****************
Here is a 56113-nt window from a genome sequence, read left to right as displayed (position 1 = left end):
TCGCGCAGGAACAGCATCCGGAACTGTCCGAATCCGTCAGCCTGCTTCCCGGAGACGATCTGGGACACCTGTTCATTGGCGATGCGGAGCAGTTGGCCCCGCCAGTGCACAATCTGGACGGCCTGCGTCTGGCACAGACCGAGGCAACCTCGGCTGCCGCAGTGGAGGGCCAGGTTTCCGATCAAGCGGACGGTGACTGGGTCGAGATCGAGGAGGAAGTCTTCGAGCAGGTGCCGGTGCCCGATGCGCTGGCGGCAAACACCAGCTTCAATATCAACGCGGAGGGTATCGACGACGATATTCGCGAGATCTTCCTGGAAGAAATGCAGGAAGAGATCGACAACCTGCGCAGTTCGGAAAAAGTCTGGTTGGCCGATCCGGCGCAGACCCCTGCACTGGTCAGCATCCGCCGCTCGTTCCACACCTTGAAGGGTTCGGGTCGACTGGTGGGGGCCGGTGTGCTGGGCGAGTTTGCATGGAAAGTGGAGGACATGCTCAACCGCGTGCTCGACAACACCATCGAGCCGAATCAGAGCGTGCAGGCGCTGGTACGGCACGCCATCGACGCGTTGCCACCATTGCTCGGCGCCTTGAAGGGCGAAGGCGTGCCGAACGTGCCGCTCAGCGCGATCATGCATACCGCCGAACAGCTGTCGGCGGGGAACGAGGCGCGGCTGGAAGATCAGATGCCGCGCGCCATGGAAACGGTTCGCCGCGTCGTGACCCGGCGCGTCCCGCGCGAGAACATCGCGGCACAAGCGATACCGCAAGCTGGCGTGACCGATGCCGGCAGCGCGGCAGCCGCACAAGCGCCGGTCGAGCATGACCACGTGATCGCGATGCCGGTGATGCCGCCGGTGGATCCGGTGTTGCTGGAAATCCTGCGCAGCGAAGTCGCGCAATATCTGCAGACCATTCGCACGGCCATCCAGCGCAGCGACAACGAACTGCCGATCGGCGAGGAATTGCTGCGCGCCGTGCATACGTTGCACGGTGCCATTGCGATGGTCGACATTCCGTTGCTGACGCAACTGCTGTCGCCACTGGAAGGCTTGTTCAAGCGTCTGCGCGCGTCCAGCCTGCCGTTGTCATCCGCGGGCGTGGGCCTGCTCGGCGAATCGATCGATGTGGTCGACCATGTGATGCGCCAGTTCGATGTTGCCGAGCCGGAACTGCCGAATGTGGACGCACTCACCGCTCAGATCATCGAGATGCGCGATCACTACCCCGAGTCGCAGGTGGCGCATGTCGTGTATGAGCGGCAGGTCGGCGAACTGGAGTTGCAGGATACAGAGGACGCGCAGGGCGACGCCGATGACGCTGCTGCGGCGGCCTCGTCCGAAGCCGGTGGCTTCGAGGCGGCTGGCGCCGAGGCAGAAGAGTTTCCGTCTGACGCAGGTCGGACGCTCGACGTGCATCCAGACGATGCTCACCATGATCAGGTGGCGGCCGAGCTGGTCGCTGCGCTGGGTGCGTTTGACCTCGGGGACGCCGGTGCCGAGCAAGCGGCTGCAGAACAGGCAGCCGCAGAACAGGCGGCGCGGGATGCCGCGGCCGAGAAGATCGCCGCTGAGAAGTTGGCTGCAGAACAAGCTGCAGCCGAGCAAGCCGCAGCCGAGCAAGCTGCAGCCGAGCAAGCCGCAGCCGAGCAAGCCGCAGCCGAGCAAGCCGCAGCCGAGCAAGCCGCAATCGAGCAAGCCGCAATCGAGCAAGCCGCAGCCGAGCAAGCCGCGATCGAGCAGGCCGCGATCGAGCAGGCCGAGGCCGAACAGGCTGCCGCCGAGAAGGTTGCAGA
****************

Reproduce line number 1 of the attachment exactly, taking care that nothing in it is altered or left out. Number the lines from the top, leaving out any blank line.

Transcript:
Here is a 56113-nt window from a genome sequence, read left to right as displayed (position 1 = left end):